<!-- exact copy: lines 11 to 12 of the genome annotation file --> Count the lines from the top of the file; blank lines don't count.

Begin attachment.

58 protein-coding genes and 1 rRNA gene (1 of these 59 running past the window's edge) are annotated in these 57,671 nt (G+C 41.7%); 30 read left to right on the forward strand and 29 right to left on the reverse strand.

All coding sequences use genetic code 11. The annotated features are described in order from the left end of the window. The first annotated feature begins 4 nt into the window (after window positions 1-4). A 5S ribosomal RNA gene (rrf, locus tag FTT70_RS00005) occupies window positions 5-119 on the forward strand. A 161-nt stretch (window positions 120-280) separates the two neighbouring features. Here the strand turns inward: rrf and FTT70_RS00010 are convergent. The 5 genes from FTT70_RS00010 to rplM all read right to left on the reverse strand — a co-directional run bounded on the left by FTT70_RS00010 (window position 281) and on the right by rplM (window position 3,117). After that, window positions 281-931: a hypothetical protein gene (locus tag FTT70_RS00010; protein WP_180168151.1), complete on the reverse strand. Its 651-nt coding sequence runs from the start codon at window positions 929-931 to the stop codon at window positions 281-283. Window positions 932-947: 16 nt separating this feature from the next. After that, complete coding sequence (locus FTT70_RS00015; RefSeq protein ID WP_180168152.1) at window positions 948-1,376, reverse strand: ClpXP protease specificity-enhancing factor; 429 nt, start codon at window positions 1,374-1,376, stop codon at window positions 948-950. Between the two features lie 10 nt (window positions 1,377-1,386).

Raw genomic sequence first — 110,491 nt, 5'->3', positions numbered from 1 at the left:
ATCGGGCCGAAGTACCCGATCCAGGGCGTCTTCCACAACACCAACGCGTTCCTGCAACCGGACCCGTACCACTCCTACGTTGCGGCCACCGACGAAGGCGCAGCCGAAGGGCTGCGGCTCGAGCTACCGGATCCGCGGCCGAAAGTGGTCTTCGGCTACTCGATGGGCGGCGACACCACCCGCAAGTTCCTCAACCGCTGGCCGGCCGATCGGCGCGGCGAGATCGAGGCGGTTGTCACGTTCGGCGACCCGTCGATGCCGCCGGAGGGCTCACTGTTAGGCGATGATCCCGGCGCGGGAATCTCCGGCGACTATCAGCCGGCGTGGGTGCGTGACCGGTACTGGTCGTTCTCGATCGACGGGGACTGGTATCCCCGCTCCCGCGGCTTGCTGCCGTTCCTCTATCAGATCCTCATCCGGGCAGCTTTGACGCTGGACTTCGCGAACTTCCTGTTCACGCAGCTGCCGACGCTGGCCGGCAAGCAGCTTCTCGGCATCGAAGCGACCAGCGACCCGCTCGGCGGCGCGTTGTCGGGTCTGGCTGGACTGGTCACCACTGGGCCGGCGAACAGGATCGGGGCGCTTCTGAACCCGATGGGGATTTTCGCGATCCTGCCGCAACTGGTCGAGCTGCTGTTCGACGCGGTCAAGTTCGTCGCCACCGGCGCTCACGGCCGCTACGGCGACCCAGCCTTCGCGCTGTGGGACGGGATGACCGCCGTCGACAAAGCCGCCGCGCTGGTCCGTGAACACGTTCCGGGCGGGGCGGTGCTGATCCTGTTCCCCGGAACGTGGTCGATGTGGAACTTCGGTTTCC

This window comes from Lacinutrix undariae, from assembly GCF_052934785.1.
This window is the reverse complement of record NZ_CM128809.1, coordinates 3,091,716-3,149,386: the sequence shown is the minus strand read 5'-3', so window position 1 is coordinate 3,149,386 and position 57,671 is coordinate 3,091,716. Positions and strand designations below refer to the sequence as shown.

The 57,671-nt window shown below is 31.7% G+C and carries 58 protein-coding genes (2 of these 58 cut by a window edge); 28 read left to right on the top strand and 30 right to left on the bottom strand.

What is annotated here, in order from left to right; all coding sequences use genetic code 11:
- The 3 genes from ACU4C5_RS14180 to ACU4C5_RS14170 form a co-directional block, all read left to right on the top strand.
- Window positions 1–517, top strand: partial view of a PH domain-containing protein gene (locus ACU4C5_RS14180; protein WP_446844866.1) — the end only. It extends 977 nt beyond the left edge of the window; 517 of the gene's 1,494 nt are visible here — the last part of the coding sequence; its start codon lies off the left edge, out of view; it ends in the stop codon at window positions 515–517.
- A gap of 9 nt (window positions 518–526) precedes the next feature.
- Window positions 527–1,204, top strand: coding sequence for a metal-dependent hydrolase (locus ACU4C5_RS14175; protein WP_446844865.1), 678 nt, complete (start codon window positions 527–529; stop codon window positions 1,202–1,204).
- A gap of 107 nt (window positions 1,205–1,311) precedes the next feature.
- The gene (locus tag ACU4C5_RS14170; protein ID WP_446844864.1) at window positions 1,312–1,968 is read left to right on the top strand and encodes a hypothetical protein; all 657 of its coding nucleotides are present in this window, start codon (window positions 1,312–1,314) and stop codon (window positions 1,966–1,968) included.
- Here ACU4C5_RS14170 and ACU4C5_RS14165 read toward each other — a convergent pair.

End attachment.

- A gap of 9 nt (window positions 518–526) precedes the next feature.
- Window positions 527–1,204, top strand: coding sequence for a metal-dependent hydrolase (locus ACU4C5_RS14175; protein WP_446844865.1), 678 nt, complete (start codon window positions 527–529; stop codon window positions 1,202–1,204).